I've recently become addicted to the Cornell Ornithology Lab here at this SITE. The site features live streaming of two web cams set up - one watching a red-tailed hawk nest and one watching over a blue heron nest. Both nests have fairly recently hatched young that can be observed. I took screen shots of both nests above. You can even ask questions online to volunteers who man the IM board.
I showed them to a second grade class I was covering and I had them make inferences about the weather, habitat, and eating habits based on what they could observe (the red tail hawk usually has some dead mouse or bird in the nest which always makes a site much "cooler" in the eyes of the kids).
Here is a short video of a project I had to do in an Earth Science class I am taking (I am going for my second master's degree in Elementary Science Education and will hopefully be done next spring). The project required that teachers put together a "Wonder Box" of Earth science items and design a lesson plan around the box.
This reminded me of a project I had done with fourth graders during my student teaching in Social Studies. I had students work in groups and they had to design a museum box that held "artifacts" of specific Native American tribes.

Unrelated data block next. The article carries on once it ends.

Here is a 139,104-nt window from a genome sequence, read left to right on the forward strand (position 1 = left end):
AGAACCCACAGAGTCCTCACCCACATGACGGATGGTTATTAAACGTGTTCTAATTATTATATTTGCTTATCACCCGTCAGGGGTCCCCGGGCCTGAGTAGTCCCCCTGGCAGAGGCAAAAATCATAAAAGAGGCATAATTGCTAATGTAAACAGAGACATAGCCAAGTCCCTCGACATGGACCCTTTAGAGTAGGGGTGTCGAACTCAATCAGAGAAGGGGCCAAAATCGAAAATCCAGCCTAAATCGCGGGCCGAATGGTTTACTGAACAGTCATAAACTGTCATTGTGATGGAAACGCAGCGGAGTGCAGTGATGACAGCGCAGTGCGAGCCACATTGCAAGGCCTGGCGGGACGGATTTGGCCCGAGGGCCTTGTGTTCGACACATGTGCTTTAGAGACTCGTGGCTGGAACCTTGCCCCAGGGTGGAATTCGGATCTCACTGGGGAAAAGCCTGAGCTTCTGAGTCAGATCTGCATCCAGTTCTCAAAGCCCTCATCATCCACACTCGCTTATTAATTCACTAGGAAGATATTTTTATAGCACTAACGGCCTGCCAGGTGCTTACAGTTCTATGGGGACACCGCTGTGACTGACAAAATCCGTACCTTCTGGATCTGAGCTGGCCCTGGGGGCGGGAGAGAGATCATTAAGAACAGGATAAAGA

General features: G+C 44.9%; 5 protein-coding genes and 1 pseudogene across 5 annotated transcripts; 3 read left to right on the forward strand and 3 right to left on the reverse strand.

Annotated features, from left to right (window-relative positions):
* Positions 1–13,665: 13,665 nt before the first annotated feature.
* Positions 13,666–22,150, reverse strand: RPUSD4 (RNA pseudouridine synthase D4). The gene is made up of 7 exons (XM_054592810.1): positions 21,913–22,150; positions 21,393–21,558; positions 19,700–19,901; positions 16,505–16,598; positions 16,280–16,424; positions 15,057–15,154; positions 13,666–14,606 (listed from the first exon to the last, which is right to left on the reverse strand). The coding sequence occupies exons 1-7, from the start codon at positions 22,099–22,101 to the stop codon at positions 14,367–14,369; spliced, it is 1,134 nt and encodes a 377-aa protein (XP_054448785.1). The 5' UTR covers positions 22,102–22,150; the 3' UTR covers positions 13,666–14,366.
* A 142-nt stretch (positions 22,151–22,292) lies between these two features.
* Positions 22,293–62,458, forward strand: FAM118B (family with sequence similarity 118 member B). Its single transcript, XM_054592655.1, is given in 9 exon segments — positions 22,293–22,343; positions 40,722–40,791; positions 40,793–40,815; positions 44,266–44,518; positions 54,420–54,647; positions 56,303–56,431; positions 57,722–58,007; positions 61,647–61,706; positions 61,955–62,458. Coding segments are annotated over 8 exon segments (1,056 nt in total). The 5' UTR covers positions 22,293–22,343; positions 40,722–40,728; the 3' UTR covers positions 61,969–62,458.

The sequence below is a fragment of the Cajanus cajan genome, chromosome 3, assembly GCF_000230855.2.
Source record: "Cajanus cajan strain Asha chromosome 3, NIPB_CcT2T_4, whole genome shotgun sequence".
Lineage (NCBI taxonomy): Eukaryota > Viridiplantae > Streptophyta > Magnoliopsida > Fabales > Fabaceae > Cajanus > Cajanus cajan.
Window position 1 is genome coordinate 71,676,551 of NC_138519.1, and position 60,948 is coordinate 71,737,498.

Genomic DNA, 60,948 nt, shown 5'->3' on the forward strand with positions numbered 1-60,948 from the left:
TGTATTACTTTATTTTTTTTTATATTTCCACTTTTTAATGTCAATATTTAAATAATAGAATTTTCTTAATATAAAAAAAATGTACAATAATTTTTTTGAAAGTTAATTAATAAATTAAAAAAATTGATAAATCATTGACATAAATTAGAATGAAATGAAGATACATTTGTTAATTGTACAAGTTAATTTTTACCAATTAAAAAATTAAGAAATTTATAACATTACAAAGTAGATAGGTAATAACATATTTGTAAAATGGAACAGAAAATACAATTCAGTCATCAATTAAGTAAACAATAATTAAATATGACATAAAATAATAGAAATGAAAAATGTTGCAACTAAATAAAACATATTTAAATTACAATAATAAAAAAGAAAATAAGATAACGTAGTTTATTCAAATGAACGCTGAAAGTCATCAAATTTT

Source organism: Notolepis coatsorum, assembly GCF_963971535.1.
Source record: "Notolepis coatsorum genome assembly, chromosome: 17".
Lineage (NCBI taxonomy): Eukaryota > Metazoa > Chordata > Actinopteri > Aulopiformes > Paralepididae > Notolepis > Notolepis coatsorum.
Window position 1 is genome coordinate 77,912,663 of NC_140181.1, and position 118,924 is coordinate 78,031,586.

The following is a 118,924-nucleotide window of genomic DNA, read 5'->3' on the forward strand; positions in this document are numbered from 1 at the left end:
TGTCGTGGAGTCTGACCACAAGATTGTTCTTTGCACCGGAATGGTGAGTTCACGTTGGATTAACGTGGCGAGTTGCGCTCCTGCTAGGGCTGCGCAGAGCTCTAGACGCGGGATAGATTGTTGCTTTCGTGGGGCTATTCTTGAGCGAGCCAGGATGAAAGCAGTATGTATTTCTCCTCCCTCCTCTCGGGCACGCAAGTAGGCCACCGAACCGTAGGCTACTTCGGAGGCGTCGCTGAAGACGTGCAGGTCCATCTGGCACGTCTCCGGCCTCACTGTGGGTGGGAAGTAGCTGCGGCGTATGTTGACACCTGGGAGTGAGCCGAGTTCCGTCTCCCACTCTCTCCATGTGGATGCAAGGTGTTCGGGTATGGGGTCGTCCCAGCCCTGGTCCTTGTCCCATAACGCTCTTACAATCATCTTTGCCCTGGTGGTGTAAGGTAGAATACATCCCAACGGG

I put together a short 1 minute 30 second video that highlights how I made my "Wonder Box" (or museum box) and how it can be done in a Social Studies class and how the activity can be incorporated into a notebook assignment.
This could also be used in science. Student's can create a biome box and have artifacts of what might be found in that biome and why. Student's can create an animal box and highlight adaptions that help them survive.
It is a bit like a glorified diorama but I like the "museum" element to it and anytime students have to create something they are more likely to remember the content (Bloom's upper level activity!).
This was a cute moon phases booklet that a teacher shared with me. She made it at a training and we were looking for the easiest way it could be done with her 80 fourth grade students (once we work it out I will post!).